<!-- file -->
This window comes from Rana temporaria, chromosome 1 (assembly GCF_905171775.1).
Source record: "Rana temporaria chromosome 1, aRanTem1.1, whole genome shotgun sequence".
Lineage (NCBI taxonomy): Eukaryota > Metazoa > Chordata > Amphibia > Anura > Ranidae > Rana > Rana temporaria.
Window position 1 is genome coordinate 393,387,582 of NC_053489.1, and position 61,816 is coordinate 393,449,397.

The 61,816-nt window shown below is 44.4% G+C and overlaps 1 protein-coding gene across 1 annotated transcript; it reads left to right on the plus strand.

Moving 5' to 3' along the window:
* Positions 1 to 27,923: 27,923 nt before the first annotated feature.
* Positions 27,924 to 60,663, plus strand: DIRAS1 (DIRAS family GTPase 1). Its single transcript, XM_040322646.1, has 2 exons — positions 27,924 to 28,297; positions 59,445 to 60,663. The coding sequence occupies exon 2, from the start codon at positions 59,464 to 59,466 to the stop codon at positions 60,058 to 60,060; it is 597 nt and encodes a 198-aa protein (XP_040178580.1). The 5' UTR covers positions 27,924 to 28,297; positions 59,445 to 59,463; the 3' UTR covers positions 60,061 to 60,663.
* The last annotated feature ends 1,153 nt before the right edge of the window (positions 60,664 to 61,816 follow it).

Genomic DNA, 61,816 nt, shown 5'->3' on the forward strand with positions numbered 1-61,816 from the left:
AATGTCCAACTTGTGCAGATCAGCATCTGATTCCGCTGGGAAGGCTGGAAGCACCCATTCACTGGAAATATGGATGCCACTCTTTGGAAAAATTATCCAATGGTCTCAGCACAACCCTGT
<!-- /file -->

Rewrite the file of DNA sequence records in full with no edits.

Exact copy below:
This window comes from Rana temporaria, chromosome 1 (assembly GCF_905171775.1).
Source record: "Rana temporaria chromosome 1, aRanTem1.1, whole genome shotgun sequence".
Lineage (NCBI taxonomy): Eukaryota > Metazoa > Chordata > Amphibia > Anura > Ranidae > Rana > Rana temporaria.
Window position 1 is genome coordinate 393,387,582 of NC_053489.1, and position 61,816 is coordinate 393,449,397.

The 61,816-nt window shown below is 44.4% G+C and overlaps 1 protein-coding gene across 1 annotated transcript; it reads left to right on the plus strand.

Moving 5' to 3' along the window:
* Positions 1 to 27,923: 27,923 nt before the first annotated feature.
* Positions 27,924 to 60,663, plus strand: DIRAS1 (DIRAS family GTPase 1). Its single transcript, XM_040322646.1, has 2 exons — positions 27,924 to 28,297; positions 59,445 to 60,663. The coding sequence occupies exon 2, from the start codon at positions 59,464 to 59,466 to the stop codon at positions 60,058 to 60,060; it is 597 nt and encodes a 198-aa protein (XP_040178580.1). The 5' UTR covers positions 27,924 to 28,297; positions 59,445 to 59,463; the 3' UTR covers positions 60,061 to 60,663.
* The last annotated feature ends 1,153 nt before the right edge of the window (positions 60,664 to 61,816 follow it).

Genomic DNA, 61,816 nt, shown 5'->3' on the forward strand with positions numbered 1-61,816 from the left:
AATGTCCAACTTGTGCAGATCAGCATCTGATTCCGCTGGGAAGGCTGGAAGCACCCATTCACTGGAAATATGGATGCCACTCTTTGGAAAAATTATCCAATGGTCTCAGCACAACCCTGT